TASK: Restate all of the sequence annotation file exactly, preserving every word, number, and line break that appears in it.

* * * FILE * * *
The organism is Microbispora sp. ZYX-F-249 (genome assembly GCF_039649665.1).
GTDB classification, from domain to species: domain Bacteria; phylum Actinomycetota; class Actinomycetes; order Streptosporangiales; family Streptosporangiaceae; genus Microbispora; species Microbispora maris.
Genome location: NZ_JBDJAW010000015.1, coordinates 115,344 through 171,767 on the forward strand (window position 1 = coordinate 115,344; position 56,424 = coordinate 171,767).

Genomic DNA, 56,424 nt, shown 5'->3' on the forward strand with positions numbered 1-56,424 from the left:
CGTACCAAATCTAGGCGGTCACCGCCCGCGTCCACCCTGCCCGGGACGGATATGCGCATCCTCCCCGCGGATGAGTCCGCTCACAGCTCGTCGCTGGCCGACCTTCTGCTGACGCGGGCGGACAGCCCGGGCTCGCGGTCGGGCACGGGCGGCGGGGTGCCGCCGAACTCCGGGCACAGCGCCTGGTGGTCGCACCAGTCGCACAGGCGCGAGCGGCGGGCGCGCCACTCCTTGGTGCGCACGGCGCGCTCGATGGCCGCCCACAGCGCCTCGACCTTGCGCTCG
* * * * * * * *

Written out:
The organism is Microbispora sp. ZYX-F-249 (genome assembly GCF_039649665.1).
GTDB classification, from domain to species: domain Bacteria; phylum Actinomycetota; class Actinomycetes; order Streptosporangiales; family Streptosporangiaceae; genus Microbispora; species Microbispora maris.
Genome location: NZ_JBDJAW010000015.1, coordinates 115,344 through 171,767 on the forward strand (window position 1 = coordinate 115,344; position 56,424 = coordinate 171,767).

Genomic DNA, 56,424 nt, shown 5'->3' on the forward strand with positions numbered 1-56,424 from the left:
CGTACCAAATCTAGGCGGTCACCGCCCGCGTCCACCCTGCCCGGGACGGATATGCGCATCCTCCCCGCGGATGAGTCCGCTCACAGCTCGTCGCTGGCCGACCTTCTGCTGACGCGGGCGGACAGCCCGGGCTCGCGGTCGGGCACGGGCGGCGGGGTGCCGCCGAACTCCGGGCACAGCGCCTGGTGGTCGCACCAGTCGCACAGGCGCGAGCGGCGGGCGCGCCACTCCTTGGTGCGCACGGCGCGCTCGATGGCCGCCCACAGCGCCTCGACCTTGCGCTCG